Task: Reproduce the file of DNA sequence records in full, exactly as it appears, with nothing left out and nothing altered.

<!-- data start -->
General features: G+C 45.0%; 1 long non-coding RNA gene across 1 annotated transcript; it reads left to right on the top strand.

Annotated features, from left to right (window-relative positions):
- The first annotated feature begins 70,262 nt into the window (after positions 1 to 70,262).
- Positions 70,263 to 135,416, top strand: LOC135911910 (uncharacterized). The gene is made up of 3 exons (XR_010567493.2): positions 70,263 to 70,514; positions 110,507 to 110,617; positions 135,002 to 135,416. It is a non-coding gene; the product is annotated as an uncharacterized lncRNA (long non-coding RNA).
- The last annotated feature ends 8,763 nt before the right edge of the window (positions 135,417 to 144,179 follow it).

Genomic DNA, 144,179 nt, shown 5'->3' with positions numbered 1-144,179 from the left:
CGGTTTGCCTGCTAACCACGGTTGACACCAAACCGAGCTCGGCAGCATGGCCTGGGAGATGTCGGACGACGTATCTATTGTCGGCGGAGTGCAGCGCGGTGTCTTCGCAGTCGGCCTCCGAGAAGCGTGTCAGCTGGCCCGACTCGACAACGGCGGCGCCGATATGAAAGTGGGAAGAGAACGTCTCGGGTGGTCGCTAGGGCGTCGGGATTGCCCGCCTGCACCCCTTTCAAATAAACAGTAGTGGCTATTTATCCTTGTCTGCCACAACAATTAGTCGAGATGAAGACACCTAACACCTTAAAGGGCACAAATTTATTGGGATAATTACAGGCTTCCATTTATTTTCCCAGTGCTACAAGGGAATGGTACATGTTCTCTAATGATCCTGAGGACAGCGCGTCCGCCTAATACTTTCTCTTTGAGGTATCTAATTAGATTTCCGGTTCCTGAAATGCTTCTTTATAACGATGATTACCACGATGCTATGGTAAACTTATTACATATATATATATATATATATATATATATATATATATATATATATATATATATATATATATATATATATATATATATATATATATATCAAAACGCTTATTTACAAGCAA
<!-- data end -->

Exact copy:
General features: G+C 45.0%; 1 long non-coding RNA gene across 1 annotated transcript; it reads left to right on the top strand.

Annotated features, from left to right (window-relative positions):
- The first annotated feature begins 70,262 nt into the window (after positions 1 to 70,262).
- Positions 70,263 to 135,416, top strand: LOC135911910 (uncharacterized). The gene is made up of 3 exons (XR_010567493.2): positions 70,263 to 70,514; positions 110,507 to 110,617; positions 135,002 to 135,416. It is a non-coding gene; the product is annotated as an uncharacterized lncRNA (long non-coding RNA).
- The last annotated feature ends 8,763 nt before the right edge of the window (positions 135,417 to 144,179 follow it).

Genomic DNA, 144,179 nt, shown 5'->3' with positions numbered 1-144,179 from the left:
CGGTTTGCCTGCTAACCACGGTTGACACCAAACCGAGCTCGGCAGCATGGCCTGGGAGATGTCGGACGACGTATCTATTGTCGGCGGAGTGCAGCGCGGTGTCTTCGCAGTCGGCCTCCGAGAAGCGTGTCAGCTGGCCCGACTCGACAACGGCGGCGCCGATATGAAAGTGGGAAGAGAACGTCTCGGGTGGTCGCTAGGGCGTCGGGATTGCCCGCCTGCACCCCTTTCAAATAAACAGTAGTGGCTATTTATCCTTGTCTGCCACAACAATTAGTCGAGATGAAGACACCTAACACCTTAAAGGGCACAAATTTATTGGGATAATTACAGGCTTCCATTTATTTTCCCAGTGCTACAAGGGAATGGTACATGTTCTCTAATGATCCTGAGGACAGCGCGTCCGCCTAATACTTTCTCTTTGAGGTATCTAATTAGATTTCCGGTTCCTGAAATGCTTCTTTATAACGATGATTACCACGATGCTATGGTAAACTTATTACATATATATATATATATATATATATATATATATATATATATATATATATATATATATATATATATATATATATATATATATATATATCAAAACGCTTATTTACAAGCAA